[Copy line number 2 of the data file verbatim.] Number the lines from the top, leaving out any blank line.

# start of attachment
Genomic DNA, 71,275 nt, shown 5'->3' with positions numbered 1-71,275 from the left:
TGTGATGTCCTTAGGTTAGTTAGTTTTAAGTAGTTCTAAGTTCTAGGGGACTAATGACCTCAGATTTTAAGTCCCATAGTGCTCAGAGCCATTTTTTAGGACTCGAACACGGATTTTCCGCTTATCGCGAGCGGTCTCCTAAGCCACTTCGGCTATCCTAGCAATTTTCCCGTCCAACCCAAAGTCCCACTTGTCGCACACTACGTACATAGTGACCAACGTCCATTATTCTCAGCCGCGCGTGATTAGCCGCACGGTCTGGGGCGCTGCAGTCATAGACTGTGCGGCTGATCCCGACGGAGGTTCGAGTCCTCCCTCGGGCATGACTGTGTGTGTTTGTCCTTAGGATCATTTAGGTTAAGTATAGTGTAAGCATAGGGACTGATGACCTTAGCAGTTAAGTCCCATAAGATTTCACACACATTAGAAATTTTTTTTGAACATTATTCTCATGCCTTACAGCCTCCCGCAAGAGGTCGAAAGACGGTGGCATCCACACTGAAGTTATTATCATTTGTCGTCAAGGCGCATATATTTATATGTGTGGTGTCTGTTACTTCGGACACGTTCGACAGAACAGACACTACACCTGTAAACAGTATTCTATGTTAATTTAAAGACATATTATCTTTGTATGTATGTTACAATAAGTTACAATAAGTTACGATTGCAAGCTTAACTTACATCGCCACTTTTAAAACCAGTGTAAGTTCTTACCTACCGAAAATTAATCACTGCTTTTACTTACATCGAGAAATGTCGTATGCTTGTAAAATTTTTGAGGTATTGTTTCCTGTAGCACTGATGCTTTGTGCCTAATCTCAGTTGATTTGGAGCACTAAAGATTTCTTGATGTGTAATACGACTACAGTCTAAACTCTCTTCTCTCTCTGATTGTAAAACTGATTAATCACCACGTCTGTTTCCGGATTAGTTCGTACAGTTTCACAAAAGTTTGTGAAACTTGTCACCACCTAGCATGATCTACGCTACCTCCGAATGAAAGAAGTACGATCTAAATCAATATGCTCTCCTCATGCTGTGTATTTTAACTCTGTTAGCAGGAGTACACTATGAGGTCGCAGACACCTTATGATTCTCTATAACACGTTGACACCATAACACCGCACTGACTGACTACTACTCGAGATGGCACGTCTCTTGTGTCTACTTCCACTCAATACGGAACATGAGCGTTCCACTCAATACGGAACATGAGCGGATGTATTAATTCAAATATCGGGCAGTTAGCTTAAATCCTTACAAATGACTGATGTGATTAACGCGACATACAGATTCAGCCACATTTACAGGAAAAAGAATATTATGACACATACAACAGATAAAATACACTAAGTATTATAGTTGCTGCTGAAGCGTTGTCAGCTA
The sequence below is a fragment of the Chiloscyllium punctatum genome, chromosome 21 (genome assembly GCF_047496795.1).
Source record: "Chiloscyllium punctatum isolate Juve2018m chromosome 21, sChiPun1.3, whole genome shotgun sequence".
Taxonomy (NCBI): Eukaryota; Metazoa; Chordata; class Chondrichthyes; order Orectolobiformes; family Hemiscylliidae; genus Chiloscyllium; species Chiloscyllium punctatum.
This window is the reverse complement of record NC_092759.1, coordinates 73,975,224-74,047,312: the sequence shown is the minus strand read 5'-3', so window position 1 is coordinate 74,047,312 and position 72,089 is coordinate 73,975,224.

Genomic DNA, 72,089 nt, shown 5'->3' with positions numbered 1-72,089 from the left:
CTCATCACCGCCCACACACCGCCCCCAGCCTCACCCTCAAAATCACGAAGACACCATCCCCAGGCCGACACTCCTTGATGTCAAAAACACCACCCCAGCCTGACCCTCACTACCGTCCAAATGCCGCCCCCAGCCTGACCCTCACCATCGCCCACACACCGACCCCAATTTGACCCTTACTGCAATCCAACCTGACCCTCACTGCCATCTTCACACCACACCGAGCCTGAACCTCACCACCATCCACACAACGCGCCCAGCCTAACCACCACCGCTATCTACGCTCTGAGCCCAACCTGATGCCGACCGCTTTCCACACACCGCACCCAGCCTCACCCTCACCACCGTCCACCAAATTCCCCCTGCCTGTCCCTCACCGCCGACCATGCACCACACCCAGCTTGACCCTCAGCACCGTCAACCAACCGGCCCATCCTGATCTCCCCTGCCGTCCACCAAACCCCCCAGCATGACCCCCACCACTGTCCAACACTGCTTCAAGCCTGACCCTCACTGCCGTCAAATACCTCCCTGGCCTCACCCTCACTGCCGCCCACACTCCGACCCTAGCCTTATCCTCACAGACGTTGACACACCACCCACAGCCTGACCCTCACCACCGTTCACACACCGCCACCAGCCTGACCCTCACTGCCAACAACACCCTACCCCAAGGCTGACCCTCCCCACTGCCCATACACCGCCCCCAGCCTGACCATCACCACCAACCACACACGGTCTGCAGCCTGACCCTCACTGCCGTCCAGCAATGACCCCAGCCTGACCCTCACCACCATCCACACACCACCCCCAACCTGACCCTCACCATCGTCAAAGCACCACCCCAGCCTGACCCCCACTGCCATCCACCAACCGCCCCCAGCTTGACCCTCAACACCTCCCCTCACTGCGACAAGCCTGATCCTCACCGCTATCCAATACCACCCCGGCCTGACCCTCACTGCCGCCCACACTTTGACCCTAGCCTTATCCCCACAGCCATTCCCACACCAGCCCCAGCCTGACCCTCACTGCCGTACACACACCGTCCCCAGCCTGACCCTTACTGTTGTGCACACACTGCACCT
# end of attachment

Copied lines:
TGTGATGTCCTTAGGTTAGTTAGTTTTAAGTAGTTCTAAGTTCTAGGGGACTAATGACCTCAGATTTTAAGTCCCATAGTGCTCAGAGCCATTTTTTAGGACTCGAACACGGATTTTCCGCTTATCGCGAGCGGTCTCCTAAGCCACTTCGGCTATCCTAGCAATTTTCCCGTCCAACCCAAAGTCCCACTTGTCGCACACTACGTACATAGTGACCAACGTCCATTATTCTCAGCCGCGCGTGATTAGCCGCACGGTCTGGGGCGCTGCAGTCATAGACTGTGCGGCTGATCCCGACGGAGGTTCGAGTCCTCCCTCGGGCATGACTGTGTGTGTTTGTCCTTAGGATCATTTAGGTTAAGTATAGTGTAAGCATAGGGACTGATGACCTTAGCAGTTAAGTCCCATAAGATTTCACACACATTAGAAATTTTTTTTGAACATTATTCTCATGCCTTACAGCCTCCCGCAAGAGGTCGAAAGACGGTGGCATCCACACTGAAGTTATTATCATTTGTCGTCAAGGCGCATATATTTATATGTGTGGTGTCTGTTACTTCGGACACGTTCGACAGAACAGACACTACACCTGTAAACAGTATTCTATGTTAATTTAAAGACATATTATCTTTGTATGTATGTTACAATAAGTTACAATAAGTTACGATTGCAAGCTTAACTTACATCGCCACTTTTAAAACCAGTGTAAGTTCTTACCTACCGAAAATTAATCACTGCTTTTACTTACATCGAGAAATGTCGTATGCTTGTAAAATTTTTGAGGTATTGTTTCCTGTAGCACTGATGCTTTGTGCCTAATCTCAGTTGATTTGGAGCACTAAAGATTTCTTGATGTGTAATACGACTACAGTCTAAACTCTCTTCTCTCTCTGATTGTAAAACTGATTAATCACCACGTCTGTTTCCGGATTAGTTCGTACAGTTTCACAAAAGTTTGTGAAACTTGTCACCACCTAGCATGATCTACGCTACCTCCGAATGAAAGAAGTACGATCTAAATCAATATGCTCTCCTCATGCTGTGTATTTTAACTCTGTTAGCAGGAGTACACTATGAGGTCGCAGACACCTTATGATTCTCTATAACACGTTGACACCATAACACCGCACTGACTGACTACTACTCGAGATGGCACGTCTCTTGTGTCTACTTCCACTCAATACGGAACATGAGCGTTCCACTCAATACGGAACATGAGCGGATGTATTAATTCAAATATCGGGCAGTTAGCTTAAATCCTTACAAATGACTGATGTGATTAACGCGACATACAGATTCAGCCACATTTACAGGAAAAAGAATATTATGACACATACAACAGATAAAATACACTAAGTATTATAGTTGCTGCTGAAGCGTTGTCAGCTA